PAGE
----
Posted on: 22 July 2015
Mold spores get into your house through doorways, vents and air conditioning systems, and these organisms thrive in damp, humid conditions. American homeowners are increasingly aware that a build-up of mold in the home can cause allergies and respiratory infections in human family members, but these organisms can also cause problems for your pets. Find out how mold can affect your dog, and learn more about the steps you should take to protect your furry friends.
The scientific evidence
In 2004, the Institute of Medicine (IOM) published a report that linked mold exposure to upper respiratory tract infections in humans. Crucially, the IOM report noted that problems could occur in people who were otherwise quite healthy. In 2009, the World Health Organization also issued guidance for homeowners about the need to control indoor air quality and mold exposure.
In 2007, the Journal of the American Veterinary Medical Association published a report that linked the death of two cats in a Florida animal hospital to mold exposure. When the vet tested the dead cats' blood samples, he found a toxin that comes from a type of black mold called Stachybotrys chartarum. On further investigation, the vet discovered that the animals had lived in a home that had suffered damage during a hurricane, where the owners then discovered a high level of mold contamination.
The risk of mold allergies in dogs
A mold allergy can make life pretty miserable for your dog. Atopic allergies like this are common in dogs, and only flea allergies affect more animals. Indeed, vets believe that atopic allergies affect around 15 percent of pet dogs.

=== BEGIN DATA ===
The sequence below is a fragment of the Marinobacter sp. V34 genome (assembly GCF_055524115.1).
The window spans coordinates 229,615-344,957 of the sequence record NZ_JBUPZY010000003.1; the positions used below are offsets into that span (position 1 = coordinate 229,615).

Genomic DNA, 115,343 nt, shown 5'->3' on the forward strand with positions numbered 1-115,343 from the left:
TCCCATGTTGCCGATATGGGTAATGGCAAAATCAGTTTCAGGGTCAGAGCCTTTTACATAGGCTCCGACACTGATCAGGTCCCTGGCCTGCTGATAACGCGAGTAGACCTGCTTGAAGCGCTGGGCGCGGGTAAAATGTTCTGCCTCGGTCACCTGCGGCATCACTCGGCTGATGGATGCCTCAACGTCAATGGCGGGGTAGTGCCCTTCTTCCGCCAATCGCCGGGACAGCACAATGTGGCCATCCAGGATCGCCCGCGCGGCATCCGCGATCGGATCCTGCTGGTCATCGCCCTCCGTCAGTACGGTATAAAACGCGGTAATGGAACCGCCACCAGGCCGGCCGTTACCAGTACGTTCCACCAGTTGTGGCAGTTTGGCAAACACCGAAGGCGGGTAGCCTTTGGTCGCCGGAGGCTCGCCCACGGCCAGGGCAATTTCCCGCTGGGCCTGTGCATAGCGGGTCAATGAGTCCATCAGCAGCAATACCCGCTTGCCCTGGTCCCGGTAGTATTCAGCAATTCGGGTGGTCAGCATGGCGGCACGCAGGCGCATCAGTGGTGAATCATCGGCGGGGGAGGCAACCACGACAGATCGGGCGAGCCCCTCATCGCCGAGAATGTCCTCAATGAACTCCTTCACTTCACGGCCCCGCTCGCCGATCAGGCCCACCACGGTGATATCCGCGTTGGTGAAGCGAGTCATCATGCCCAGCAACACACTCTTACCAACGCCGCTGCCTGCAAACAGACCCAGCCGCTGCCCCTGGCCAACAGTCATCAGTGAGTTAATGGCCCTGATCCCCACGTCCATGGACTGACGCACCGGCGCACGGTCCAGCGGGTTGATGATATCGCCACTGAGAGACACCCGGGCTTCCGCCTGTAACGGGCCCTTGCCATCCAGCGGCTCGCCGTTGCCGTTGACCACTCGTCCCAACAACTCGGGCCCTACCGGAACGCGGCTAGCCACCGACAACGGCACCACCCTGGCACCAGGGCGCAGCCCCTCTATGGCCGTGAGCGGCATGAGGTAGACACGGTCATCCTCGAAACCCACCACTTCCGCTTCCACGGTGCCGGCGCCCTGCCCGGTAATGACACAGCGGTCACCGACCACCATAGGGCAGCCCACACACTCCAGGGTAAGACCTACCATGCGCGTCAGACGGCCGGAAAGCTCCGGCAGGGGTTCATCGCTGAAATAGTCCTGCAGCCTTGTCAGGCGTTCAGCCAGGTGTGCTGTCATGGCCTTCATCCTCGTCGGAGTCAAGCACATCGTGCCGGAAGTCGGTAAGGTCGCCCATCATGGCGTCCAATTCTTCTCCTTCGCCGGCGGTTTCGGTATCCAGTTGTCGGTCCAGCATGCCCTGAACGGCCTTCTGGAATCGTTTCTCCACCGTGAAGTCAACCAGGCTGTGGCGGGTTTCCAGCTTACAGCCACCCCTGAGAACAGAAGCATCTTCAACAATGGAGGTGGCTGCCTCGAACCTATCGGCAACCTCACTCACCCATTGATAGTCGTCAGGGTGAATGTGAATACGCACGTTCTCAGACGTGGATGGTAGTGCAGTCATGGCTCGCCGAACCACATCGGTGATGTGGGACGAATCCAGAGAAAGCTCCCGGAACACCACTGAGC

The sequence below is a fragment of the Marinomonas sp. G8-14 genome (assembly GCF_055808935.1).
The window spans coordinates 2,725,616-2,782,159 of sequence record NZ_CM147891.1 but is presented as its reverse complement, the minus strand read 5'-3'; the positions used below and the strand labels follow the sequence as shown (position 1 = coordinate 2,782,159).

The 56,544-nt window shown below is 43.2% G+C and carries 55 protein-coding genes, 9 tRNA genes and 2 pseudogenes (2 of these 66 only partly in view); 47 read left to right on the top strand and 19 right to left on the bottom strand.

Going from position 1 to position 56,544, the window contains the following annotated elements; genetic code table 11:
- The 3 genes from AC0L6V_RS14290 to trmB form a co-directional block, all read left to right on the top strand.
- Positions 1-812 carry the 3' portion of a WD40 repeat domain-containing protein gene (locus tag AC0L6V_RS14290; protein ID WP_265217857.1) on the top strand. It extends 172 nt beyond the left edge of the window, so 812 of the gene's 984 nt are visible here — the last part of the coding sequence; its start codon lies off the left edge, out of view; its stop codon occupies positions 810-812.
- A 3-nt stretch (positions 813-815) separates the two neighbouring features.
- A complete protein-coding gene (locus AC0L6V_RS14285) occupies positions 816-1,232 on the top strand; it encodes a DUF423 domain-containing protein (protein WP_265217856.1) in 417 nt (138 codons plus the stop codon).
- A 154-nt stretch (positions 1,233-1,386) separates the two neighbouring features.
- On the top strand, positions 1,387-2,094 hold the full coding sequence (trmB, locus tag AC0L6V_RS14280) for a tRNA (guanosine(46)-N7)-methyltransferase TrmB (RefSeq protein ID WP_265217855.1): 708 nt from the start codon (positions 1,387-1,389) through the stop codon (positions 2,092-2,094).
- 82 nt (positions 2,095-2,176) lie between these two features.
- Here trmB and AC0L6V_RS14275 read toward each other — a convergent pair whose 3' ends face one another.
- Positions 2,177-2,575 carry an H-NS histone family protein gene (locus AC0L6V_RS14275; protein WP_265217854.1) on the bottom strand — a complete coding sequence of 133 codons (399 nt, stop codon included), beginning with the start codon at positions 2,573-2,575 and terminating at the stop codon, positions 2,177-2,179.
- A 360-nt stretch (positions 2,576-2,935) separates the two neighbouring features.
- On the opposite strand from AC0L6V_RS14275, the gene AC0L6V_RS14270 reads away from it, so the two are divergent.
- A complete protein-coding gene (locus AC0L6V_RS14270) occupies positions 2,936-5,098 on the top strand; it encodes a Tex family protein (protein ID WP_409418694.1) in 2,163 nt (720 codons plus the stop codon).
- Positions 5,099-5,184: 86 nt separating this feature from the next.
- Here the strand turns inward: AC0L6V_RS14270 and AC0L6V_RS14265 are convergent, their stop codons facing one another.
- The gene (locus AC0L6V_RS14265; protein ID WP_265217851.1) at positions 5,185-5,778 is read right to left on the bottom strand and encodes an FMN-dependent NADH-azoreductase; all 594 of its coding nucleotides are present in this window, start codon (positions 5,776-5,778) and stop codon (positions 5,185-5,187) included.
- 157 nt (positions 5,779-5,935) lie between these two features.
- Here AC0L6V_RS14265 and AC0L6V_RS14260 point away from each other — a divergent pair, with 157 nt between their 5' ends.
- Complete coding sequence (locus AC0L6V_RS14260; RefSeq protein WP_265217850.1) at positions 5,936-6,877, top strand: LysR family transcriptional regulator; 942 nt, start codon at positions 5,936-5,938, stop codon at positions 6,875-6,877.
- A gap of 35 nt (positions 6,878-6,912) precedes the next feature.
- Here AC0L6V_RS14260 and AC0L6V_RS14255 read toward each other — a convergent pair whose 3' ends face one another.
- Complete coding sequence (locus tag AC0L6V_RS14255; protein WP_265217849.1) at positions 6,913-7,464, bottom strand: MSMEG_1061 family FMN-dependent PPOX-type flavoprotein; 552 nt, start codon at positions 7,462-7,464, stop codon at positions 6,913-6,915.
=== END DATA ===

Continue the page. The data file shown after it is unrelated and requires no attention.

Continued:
Your dog could become allergic to mold at any time. Commonly, animals develop these problems at a younger age, but if you move to a damp house, any otherwise healthy dog could experience allergy symptoms. Certain breeds are at higher risk of this problem, too. For example, Cairn terriers, Chihuahuas, pugs and English bulldogs are all more likely to develop an allergic reaction.
Symptoms to look for
Dogs with a mold allergy may show several symptoms.
Affected animals often have problems with their skin, and your dog is likely to show signs of constant irritation. He may bite or scratch at certain parts of his body, and you may notice that the dog often rubs his belly or face along the ground. Bald patches and secondary skin infections can occur in serious cases.
Dogs with mold allergies also often experience ear infections. The dog may produce unusual amounts of ear wax and show signs of discomfort or irritation. Other common symptoms include:
- Coughing and sneezing
- Watery eyes
- Lethargy and loss of appetite
If you spot any of these signs or any other unusual change in your dog's behavior, you should take the animal to your vet. A vet may carry out skin and blood tests to diagnose the problem, but the recommended treatment will generally depend on the symptoms. For example, some dogs need ear drops, while others need a course of antibiotics.
In any case, treatment of the symptoms is not the full solution. If you don't deal with the mold infestation, your dog will continue to suffer.
Dealing with a mold infestation
If a vet confirms that your dog has a mold allergy, you will need to tackle the problem at home. Steps you can take include:
- Using an air conditioner or dehumidifier to keep humidity levels low
- Improving ventilation in the home
- Drying your clothes outside
- Fixing leaks in the roof or walls
- Using mold inhibitors in paint
You should keep your dog out of rooms (like the basement) where the problem is more severe. In fact, in serious cases, your vet may say that you cannot take your dog home until you tackle the mold infestation. Crucially, serious mold infestation isn't often easy to fix. In these cases, you may need to contact a professional mold removal company for more help.
A mold infestation can harm you and your family's health, but these organisms can also create issues for your dog. If your animal shows signs of a mold allergy, you need to take action to get the problem under control. Visit http://biosenv.com/ to learn more about removing mold from your home.Share